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Best Horror Movies of the Decade: Ritual and Familial Dysfunction in Hereditary

Best Horror Movies of the Decade: Ritual and Familial Dysfunction in Hereditary

All this month, we are counting down the 31 best horror movies of the decade and doing a closer look at why each one earned a spot on our list!

31. Hereditary (dir. Ari Aster, 2018)

Hereditary debuted at the Sundance Film Festival of 2018 with a force unseen since The Blair Witch Project. Ari Aster's film debut seemed to come out of nowhere, and as a film lover following the news out of Park City, there are few things more exciting than catching wind of something that had been completely off your radar, now poised to turn the film world upside down. Snatched by film distribution/social media juggernaut A24, the horror film became a near viral sensation; easily the most talked about horror film of 2018.

While general regard of the film was positive, it also proved to be a divisive movie going experience. The film announced early on that it was not going to play within the sandbox of genre, and was subject to many "this isn't really a horror film" takes. For a genre full of fans who are steeped in rules and tradition, this was a hard thing to reckon with.

If you are reading this, you probably know what Hereditary is about. Annie Graham (Toni Collette) loses her estranged mother to old age, and is left to tend to grieving daughter Charlie (Milly Shapiro), who was much closer with grandma than she was. It becomes clear that mental illness is an affliction that runs in the family, and something that may have contributed to Annie's fraught relationship with her mother.

The film's major twist arrives in the first act, one that was ingeniously kept hidden in the marketing campaign. SPOILERS FOLLOW.

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When Charlie is dragged to a party by her older brother Peter (Alex Wolff), she has an allergic reaction to some cake that she eats. On the ride home, in attempting to get fresh air in her lungs, she leans her head out of the window, and is promptly decapitated by a telephone pole. It's a sudden and brutal shock, a turn that completely upends the movie you thought that you were watching into something else entirely.

For the rest of the film, the Graham family (also featuring a psychologist father played by Gabriel Byrne–for any In Treatment fans out there, I would like to think of this as the unofficial movie that we never got) falls apart in highly dramatic fashion. Peter is awash in a guilt that will never heal, Daddy is drowning himself in whiskey, and Annie takes a new interest in the occult. Befriended by a member of a support group played by Ann Dowd (never befriend a character played by Ann Dowd, she's always up to no good), Annie becomes interested in reaching out to Charlie…in the beyond. What she doesn't know, is that she has already kicked off a chain of events that will create a major, er, headache for her family. If it seems like they are suddenly being led by forces beyond their control, it's because they are.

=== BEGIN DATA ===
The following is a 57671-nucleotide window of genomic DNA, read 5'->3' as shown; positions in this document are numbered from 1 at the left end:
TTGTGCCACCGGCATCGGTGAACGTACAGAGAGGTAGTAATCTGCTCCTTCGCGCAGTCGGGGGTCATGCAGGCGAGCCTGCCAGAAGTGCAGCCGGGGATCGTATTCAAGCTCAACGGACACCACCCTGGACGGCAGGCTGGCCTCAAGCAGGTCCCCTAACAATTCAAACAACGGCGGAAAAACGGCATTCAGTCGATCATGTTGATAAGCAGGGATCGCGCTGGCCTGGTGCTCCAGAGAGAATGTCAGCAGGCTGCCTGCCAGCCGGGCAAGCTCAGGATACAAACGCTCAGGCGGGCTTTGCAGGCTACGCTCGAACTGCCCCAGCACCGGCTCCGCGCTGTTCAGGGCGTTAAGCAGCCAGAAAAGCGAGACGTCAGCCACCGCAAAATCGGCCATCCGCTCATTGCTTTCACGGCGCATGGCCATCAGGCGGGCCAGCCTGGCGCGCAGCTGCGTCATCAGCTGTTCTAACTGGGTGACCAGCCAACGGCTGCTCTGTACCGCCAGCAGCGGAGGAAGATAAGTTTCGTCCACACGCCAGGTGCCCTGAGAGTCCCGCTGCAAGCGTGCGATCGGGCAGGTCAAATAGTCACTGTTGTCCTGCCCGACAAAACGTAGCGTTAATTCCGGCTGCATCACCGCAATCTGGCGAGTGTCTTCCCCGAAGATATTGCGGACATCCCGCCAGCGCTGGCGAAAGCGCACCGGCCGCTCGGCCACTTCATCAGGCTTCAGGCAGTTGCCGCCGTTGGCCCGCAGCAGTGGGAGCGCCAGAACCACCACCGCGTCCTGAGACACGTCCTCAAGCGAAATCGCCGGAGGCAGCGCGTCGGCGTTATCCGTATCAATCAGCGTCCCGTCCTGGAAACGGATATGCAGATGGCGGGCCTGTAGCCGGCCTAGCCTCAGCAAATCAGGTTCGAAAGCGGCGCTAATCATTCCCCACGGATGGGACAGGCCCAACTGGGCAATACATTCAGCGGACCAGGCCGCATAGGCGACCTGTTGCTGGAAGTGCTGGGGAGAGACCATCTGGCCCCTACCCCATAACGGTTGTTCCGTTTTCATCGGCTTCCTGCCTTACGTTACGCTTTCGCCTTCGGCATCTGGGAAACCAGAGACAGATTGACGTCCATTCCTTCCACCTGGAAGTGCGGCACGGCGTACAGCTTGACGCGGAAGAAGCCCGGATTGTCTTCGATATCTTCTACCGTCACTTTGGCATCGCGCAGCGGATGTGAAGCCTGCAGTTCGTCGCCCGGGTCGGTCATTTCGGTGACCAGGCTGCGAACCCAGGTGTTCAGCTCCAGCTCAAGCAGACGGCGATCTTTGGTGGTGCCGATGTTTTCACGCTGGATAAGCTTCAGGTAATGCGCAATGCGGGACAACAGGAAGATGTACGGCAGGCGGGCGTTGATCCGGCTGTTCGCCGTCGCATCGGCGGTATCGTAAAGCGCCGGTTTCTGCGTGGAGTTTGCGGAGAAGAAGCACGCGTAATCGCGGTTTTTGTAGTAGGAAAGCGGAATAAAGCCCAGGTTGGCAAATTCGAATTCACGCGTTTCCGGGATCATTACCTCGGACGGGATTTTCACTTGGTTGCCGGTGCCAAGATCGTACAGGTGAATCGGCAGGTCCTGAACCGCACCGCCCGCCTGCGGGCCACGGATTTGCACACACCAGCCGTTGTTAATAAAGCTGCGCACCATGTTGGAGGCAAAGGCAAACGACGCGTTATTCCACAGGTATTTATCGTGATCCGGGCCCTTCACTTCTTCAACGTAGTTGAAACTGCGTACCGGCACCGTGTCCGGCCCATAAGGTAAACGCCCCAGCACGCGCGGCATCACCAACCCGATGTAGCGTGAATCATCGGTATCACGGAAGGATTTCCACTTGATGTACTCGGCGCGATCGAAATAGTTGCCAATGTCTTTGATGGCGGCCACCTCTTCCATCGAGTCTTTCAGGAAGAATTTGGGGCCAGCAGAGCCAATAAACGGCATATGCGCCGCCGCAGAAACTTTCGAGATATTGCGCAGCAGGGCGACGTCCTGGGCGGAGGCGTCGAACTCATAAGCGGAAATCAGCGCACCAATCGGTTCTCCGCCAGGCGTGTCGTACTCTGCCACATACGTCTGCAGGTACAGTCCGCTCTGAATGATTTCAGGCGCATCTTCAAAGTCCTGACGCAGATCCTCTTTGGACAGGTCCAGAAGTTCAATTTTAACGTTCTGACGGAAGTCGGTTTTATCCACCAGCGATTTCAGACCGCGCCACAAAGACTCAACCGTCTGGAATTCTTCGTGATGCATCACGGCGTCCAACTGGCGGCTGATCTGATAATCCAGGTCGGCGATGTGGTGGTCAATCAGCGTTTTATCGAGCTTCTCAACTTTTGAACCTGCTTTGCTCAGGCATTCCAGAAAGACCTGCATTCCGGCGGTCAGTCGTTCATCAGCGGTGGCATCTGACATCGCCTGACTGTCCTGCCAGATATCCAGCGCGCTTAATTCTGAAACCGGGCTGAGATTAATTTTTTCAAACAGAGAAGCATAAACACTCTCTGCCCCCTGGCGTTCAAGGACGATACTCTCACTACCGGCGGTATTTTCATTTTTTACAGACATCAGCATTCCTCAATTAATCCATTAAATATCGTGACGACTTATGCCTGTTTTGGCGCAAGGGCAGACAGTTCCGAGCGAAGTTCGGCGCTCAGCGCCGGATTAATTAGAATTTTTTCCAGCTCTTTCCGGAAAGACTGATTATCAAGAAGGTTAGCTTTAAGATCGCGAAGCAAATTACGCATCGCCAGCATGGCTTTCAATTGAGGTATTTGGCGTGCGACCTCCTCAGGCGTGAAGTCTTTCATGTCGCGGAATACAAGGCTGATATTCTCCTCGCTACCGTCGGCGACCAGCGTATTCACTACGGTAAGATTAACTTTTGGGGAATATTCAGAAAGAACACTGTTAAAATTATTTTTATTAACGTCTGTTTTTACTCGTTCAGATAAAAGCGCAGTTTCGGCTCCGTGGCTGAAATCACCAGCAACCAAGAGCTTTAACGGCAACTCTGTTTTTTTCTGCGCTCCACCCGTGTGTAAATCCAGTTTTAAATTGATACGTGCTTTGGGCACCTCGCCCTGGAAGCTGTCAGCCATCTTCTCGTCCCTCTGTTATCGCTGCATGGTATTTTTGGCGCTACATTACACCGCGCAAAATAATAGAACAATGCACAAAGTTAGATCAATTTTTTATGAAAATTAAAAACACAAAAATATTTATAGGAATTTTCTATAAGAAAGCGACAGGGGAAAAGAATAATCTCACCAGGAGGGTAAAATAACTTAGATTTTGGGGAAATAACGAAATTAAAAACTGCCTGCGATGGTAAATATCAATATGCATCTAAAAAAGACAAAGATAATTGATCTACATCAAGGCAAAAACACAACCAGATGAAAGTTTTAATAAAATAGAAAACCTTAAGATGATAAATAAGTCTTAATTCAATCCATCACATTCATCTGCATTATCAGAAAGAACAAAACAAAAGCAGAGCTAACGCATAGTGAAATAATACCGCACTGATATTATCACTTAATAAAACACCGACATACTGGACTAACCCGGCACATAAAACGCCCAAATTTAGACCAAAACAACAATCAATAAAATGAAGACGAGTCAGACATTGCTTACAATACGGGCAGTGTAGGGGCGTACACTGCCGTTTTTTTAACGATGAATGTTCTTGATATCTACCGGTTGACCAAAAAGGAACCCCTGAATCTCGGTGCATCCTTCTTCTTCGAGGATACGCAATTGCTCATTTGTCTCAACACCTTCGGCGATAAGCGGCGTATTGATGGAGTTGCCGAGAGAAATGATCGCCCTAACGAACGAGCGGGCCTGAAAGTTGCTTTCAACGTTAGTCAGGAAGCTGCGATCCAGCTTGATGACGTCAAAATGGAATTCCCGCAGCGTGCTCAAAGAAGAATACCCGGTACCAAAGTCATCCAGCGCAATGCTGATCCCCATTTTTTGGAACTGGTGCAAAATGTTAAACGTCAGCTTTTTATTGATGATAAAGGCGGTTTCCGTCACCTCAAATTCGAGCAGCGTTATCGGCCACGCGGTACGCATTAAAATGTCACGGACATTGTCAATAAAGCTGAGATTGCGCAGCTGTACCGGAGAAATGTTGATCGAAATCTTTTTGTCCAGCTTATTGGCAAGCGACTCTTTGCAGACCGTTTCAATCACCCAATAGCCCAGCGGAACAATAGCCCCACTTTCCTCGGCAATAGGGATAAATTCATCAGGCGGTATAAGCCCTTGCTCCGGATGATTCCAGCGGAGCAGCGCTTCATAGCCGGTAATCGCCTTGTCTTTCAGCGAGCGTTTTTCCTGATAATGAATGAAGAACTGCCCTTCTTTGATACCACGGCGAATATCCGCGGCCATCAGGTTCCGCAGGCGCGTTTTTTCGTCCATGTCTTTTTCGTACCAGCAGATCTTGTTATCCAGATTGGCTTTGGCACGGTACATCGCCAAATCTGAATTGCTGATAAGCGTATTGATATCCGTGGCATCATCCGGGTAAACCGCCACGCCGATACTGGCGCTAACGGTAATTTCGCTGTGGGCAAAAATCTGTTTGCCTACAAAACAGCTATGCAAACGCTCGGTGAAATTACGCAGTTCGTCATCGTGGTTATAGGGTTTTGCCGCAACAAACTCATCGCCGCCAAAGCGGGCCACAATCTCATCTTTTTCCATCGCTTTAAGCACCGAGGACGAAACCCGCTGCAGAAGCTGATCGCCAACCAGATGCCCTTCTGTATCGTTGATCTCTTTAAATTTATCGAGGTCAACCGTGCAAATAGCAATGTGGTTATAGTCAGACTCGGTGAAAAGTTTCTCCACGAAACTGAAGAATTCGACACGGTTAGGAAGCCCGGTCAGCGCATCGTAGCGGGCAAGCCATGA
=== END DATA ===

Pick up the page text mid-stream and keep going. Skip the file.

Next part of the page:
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If Hereditary has any DNA in the horror genre, it's to be found in the more "prestige" horror films like Rosemary's Baby or The Omen. In those films, the horror is very real, but it's being experienced by smart, well meaning people who don't act like they are in a horror film. It feels like a chamber drama with horror elements–the true horror is in watching this family unit completely tear itself apart, but still cased in a thick demonic flavor. It's clear that there was already a functional dysfunction within the Graham family before the story begins. The sudden trauma is all it took to irreparably destroy that function. In witnessing their devastating dinner table conversations, you get the sense that the only thing that will heal this family is if each member is allowed to go away and never speak to the others again. In a sense, that is exactly what ends up happening.

Ari Aster is a remarkably confident director obsessed with production design and symbols, objects, and rituals. The experience of watching Hereditary is less in waiting for a jump scare or a horrific image (though there are certainly a few all time examples of those), but in unlocking codes and meanings. It's as if finding the reason behind everything that is happening could save a life, or stop the fulfillment of a destiny that is already in full swing. Yet, much like self-analysis and searching for the root cause of all of your life problems, even finding it won't save you from suffering. It is the horror movie version of that oft-quoted sentiment, "life is meant to be lived, not understood." Only here, it may be "life is meant to end, not to be understood." In that sense, there's a true fatalism that haunts the picture, which only ends up reinforcing the value of the rituals that end up taking place. Life may be meaningless on its own, but we can create meaning through those rituals. It may feel more certain, satisfying and comforting, to bow down headless to a demon king, than to be adrift in the horror of abstract emotional suffering.

None of that necessarily sounds like your typical horror fan's cup of tea. It's hard to imagine Aster making the rounds at next year's Monster Mania convention, doling out autographs and posing with fake severed heads. Perhaps that is why it is so low on the Cinema76 list of Best Horror of the 2010's. But there may be another reason it is so low- maybe we were just a bit distracted by Aster's magnificent 2019 follow up, which, if the little birdie is telling the truth–you might be hearing about a little later on.

See the entire list here.

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